PLEASE NOTE: To protect your safety in response to the threats of COVID-19, we are offering our clients the ability to meet with us in person, via telephone or through video conferencing. Please call our office to discuss options.

Has Debt Taken
Over Your Life?

Dealing With Debt Collectors

Repeated phone calls, letters of collection, and threats of lawsuits are all common annoyances of dealing with debt collectors. While their tactics may seem bullying, the truth is that many debt collection companies are violating the rules. The Fair Debt Collection Practices Act has guidelines that debt collectors must follow when attempting to collect on a debt, but many aren’t adhering. Here are some of the list of No-No’s when it comes to collecting on a debt:

  • No calling a debtor before 9:00 am or after 8:00 pm
  • No contacting a debtor at work or on a work related phone line
  • No sharing of information about your debts to an employer, family member, or other third party
  • No use of abusive language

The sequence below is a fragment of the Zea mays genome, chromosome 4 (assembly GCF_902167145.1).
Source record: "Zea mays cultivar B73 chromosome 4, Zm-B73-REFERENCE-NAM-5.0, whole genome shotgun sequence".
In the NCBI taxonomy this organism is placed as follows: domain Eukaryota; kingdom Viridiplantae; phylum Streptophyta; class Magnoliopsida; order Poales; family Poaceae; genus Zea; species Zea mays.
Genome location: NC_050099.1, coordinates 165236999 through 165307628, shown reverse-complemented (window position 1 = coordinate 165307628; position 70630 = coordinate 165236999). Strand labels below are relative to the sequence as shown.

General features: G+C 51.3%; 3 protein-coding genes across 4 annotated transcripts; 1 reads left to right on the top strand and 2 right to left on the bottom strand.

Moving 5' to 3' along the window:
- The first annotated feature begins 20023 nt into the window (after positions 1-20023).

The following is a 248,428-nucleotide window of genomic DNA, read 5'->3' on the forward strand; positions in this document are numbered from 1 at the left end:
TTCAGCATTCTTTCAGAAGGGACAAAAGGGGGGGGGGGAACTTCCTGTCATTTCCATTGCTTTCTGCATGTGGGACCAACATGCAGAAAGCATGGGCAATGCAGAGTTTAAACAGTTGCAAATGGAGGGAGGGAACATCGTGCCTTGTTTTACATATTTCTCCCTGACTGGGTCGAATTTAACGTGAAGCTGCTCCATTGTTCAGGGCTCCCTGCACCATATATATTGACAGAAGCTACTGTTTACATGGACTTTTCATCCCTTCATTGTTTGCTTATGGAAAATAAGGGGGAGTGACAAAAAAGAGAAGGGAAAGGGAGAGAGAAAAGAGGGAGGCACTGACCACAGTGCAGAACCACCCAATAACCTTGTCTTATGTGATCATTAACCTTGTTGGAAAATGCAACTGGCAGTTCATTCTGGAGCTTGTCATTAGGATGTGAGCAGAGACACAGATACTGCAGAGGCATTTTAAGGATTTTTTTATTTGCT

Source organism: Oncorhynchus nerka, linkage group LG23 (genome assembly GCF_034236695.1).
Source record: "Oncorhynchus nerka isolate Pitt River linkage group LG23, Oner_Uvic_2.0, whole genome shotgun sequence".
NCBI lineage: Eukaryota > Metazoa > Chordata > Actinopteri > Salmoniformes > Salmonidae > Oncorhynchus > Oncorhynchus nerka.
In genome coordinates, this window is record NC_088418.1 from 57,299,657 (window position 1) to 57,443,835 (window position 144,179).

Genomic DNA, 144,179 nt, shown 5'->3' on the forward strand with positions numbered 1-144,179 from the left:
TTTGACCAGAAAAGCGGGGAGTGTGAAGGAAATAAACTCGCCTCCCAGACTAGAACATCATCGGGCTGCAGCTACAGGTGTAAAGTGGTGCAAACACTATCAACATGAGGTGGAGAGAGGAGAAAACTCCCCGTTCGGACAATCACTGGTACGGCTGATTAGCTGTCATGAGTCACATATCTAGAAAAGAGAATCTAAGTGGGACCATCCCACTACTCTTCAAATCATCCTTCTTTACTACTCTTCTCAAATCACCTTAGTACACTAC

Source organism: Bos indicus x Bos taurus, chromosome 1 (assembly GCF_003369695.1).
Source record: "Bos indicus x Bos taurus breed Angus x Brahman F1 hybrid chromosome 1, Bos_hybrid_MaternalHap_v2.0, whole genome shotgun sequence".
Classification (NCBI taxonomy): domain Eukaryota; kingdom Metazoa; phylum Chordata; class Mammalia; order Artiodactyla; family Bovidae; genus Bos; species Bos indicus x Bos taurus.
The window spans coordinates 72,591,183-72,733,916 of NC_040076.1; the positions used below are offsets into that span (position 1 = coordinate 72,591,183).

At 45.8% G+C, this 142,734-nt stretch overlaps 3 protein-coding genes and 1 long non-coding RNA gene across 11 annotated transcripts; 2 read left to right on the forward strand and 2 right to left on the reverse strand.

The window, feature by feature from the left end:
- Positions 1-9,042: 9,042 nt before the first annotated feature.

• No use of threats to sue or liquidate assets
  • No misrepresentation of the amount owed by the debtor
  • No misrepresentation of the lender they are attempting to collect for

If you have been subject any of these debt collection actions, contact the Federal Trade Commission to report the company for violation. Dealing with debt collectors is not easy, but you do have rights. First, request a debt verification. Debt collectors must submit proof of the debt to you by law once you have requested it, but you must file this request within 30 days of receiving a written notice of debt. Second, contact your lender directly to verify the debt. If possible, negotiate with your lender a payment plan that you can afford. If you cannot afford a payment plan or are unable to secure a plan with your lender, consult with a New Albany bankruptcy lawyer to discuss your options for debt relief.

FindLaw Network